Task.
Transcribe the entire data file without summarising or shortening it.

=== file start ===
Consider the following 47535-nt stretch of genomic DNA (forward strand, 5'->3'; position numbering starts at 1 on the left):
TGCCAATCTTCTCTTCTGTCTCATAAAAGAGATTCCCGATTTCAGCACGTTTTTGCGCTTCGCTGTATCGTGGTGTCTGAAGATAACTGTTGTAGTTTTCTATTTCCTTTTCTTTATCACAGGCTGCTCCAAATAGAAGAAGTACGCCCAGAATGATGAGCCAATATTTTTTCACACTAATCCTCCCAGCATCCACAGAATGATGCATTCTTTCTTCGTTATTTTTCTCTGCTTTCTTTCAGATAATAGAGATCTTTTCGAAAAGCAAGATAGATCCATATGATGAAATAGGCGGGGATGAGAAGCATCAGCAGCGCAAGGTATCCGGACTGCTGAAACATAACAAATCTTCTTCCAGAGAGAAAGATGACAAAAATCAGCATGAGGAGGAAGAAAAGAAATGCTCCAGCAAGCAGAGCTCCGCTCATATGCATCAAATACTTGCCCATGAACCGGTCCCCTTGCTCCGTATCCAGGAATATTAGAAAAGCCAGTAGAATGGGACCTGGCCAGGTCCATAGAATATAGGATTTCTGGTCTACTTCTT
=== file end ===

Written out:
Consider the following 47535-nt stretch of genomic DNA (forward strand, 5'->3'; position numbering starts at 1 on the left):
TGCCAATCTTCTCTTCTGTCTCATAAAAGAGATTCCCGATTTCAGCACGTTTTTGCGCTTCGCTGTATCGTGGTGTCTGAAGATAACTGTTGTAGTTTTCTATTTCCTTTTCTTTATCACAGGCTGCTCCAAATAGAAGAAGTACGCCCAGAATGATGAGCCAATATTTTTTCACACTAATCCTCCCAGCATCCACAGAATGATGCATTCTTTCTTCGTTATTTTTCTCTGCTTTCTTTCAGATAATAGAGATCTTTTCGAAAAGCAAGATAGATCCATATGATGAAATAGGCGGGGATGAGAAGCATCAGCAGCGCAAGGTATCCGGACTGCTGAAACATAACAAATCTTCTTCCAGAGAGAAAGATGACAAAAATCAGCATGAGGAGGAAGAAAAGAAATGCTCCAGCAAGCAGAGCTCCGCTCATATGCATCAAATACTTGCCCATGAACCGGTCCCCTTGCTCCGTATCCAGGAATATTAGAAAAGCCAGTAGAATGGGACCTGGCCAGGTCCATAGAATATAGGATTTCTGGTCTACTTCTT